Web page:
Abstract: This paper studies how voters optimally allocate costly attention in a model of probabilistic voting. The equilibrium solves a modified social planning problem that reflects voters' choice of attention. Voters are more attentive when their stakes are higher, when their cost of information is lower and prior uncertainty is higher. We explore the implications of this in avariety of applications. In equilibrium, extremist voters are more influential and public goods are under-provided. The analysis also yields predictions about the equilibrium pattern of information, and about policy divergence by two opportunistic candidates. Endogenous attention can lead to multiple equilibria, explaining how poor voters in developing countries can be politically empowered by welfare programs.
    Keywords: electoral competition; limited inattention;
    JEL: D72 D83
    Date: 2015–11
  4. By: Rostislav F. Turovsky (National Research University Higher School of Economics)
    Abstract: This study is based on descriptive analysis of systemic opposition in Russia and its regions. We focus on the procedure and results of gubernatorial elections held in 2012-2015 in 62 regions (twice in two of them). The author has analyzed statistical information on electoral participation and performance of the opposition at gubernatorial elections, along with numerous interviews with political actors and experts. This study presents a logical model of ruling elites’ and systemic opposition’s strategic behavior and interaction proved by cases studied by the author in Russia’s regions. The author gives the definition of systemic opposition and analyzes its relations with the federal and regional authorities. Of particular importance is the role of systemic opposition in the legitimating of gubernatorial elections. However, the study shows that the legitimating process fails due to low turnout and usually leads to electoral losses of systemic opposition. Gubernatorial elections give systemic opposition very limited opportunities (despite the fact of its first victory in 2015) but still integrate it into the system while leaving the systemic parties with more chances to get political positions in legislative bodies.
    Keywords: systemic opposition, gubernatorial elections, hybrid regime, sub-national authoritarianism
    JEL: D72
    Date: 2015
  5. By: Jang-Ting Guo; Alan Krause
    Abstract: We examine a dynamic model of optimal nonlinear taxation of labor income and savings, in which there are two political parties: left-wing and right-wing. The parties differ only in their redistributive preferences, with the left-wing party having a stronger preference for redistribution. Our analysis explicitly considers the possibility that society's preference for redistribution may change, as reflected in its future voting behavior. The incumbent government respects the possibility that society's preference may change, and sets taxes to maximize expected social welfare. Our main result is that an incumbent left-wing (resp. right-wing) government will implement a regressive (resp. progressive) savings tax policy. The incumbent government implements this policy not out of self interest, but to accommodate the redistributive goals of the opposing party.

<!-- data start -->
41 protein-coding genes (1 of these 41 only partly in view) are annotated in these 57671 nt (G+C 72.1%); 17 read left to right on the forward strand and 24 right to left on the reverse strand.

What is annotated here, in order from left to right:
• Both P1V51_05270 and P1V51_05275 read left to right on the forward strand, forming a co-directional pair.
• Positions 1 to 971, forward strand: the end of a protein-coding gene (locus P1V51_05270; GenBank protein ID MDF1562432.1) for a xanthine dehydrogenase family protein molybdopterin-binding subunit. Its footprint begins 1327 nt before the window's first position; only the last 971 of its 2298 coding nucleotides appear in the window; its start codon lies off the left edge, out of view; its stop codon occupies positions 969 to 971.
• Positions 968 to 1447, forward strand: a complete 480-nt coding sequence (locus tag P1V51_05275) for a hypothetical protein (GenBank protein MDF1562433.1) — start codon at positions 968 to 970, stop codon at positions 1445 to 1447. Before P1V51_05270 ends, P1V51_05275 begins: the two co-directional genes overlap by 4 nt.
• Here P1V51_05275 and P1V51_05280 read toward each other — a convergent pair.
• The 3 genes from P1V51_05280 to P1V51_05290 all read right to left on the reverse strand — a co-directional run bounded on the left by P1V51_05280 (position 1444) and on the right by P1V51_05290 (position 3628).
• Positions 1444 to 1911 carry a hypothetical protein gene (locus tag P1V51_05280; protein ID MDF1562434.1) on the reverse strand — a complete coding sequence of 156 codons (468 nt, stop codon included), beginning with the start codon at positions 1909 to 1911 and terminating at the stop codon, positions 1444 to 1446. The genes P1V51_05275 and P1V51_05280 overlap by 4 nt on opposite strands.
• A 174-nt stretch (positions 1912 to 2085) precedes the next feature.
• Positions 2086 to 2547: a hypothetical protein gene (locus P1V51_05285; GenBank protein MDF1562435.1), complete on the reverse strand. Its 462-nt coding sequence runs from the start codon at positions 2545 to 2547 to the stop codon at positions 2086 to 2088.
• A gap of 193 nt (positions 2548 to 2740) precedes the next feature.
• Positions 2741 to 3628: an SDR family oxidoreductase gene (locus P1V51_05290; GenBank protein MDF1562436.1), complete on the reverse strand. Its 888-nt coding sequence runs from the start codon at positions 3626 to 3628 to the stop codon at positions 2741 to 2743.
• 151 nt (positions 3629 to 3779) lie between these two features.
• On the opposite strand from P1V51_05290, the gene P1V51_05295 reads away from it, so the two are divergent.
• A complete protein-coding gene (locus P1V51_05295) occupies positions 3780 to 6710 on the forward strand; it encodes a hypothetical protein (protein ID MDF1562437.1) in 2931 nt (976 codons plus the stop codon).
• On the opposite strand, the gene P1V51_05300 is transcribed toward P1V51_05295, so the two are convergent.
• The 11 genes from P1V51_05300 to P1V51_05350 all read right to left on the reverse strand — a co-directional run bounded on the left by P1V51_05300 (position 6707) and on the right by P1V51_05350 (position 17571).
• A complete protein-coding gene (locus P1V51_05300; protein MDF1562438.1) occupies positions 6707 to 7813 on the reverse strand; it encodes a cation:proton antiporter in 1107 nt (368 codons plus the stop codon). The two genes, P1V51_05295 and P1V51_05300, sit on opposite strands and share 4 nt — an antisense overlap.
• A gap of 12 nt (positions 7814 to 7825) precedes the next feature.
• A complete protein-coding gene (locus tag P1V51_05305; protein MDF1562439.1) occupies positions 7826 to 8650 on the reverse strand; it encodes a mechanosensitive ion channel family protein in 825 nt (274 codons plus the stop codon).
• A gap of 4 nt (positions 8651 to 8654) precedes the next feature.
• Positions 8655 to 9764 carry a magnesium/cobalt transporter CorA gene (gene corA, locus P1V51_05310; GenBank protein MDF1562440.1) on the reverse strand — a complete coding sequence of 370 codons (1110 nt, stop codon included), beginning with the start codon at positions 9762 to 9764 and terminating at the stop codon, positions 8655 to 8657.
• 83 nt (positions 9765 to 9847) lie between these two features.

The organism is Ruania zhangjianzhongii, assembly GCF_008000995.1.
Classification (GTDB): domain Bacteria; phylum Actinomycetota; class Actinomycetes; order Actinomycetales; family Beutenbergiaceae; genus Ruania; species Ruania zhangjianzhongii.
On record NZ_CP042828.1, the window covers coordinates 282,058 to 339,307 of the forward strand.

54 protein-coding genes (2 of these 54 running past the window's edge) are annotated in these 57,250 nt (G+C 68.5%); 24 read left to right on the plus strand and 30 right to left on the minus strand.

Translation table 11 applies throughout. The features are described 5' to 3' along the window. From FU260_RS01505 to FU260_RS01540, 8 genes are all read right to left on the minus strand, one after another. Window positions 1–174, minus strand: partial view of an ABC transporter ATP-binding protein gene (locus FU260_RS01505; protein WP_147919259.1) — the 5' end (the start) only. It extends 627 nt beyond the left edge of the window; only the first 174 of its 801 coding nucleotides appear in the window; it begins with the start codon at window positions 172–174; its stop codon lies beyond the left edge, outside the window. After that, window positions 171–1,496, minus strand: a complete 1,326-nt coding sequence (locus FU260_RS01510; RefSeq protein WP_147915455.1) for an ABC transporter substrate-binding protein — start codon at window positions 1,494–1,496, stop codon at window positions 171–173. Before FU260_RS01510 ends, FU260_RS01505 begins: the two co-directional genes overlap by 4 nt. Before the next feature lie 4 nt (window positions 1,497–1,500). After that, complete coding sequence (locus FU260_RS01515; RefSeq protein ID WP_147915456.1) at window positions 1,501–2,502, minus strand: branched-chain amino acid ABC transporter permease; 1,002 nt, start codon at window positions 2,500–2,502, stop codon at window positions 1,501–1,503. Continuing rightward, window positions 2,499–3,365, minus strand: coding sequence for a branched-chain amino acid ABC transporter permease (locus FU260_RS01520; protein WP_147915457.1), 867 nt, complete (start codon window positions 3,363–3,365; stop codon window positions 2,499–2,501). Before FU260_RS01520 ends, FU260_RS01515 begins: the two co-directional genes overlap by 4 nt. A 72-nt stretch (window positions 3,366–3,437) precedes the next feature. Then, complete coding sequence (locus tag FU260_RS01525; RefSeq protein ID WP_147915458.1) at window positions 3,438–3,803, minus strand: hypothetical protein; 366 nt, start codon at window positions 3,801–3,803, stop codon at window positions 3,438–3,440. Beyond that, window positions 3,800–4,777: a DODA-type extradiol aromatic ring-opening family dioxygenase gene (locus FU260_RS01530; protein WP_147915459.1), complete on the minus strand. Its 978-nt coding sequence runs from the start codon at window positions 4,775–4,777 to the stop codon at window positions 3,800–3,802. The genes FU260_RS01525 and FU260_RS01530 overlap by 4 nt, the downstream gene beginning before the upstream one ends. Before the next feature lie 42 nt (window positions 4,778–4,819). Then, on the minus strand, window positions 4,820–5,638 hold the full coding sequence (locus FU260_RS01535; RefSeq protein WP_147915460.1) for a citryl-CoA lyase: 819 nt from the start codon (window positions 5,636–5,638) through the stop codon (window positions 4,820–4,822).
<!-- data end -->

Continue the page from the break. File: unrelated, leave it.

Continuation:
Keywords: Nonlinear Taxation; Redistribution; Normative Taxation
    JEL: H21 H24
    Date: 2015–11
  6. By: Orestis Troumpounis; Pau Balart; Subhasish Chowdhury
    Abstract: We provide a theoretical link between the two most prominent ways of modeling<br/>individual and collective contests as proposed by Tullock (1980) and Nitzan (1991) respectively. By introducing Nitzan's sharing rule as a way of modeling individual contests we obtain a contest success function nesting a standard Tullock contest and a fair lottery. We first provide an equivalence result between the proposed contest and Tulllock's contest for the two-player set-up. We then employ this nested contest as a way of introducing noise in multi-player contests when in the Tullock contest a closed form solution for the equilibrium in pure strategies does not exist. We conclude by comparing the proposed contest with the existing ones in the literature.
    Keywords: Individual contest, Collective contest, Equivalence
    JEL: C72 D72 D74
    Date: 2015
  7. By: Toke Reinholt Fosgaard (Department of Food and Resource Economics, University of Copenhagen); Marco Piovesan (Department of Economics, University of Copenhagen)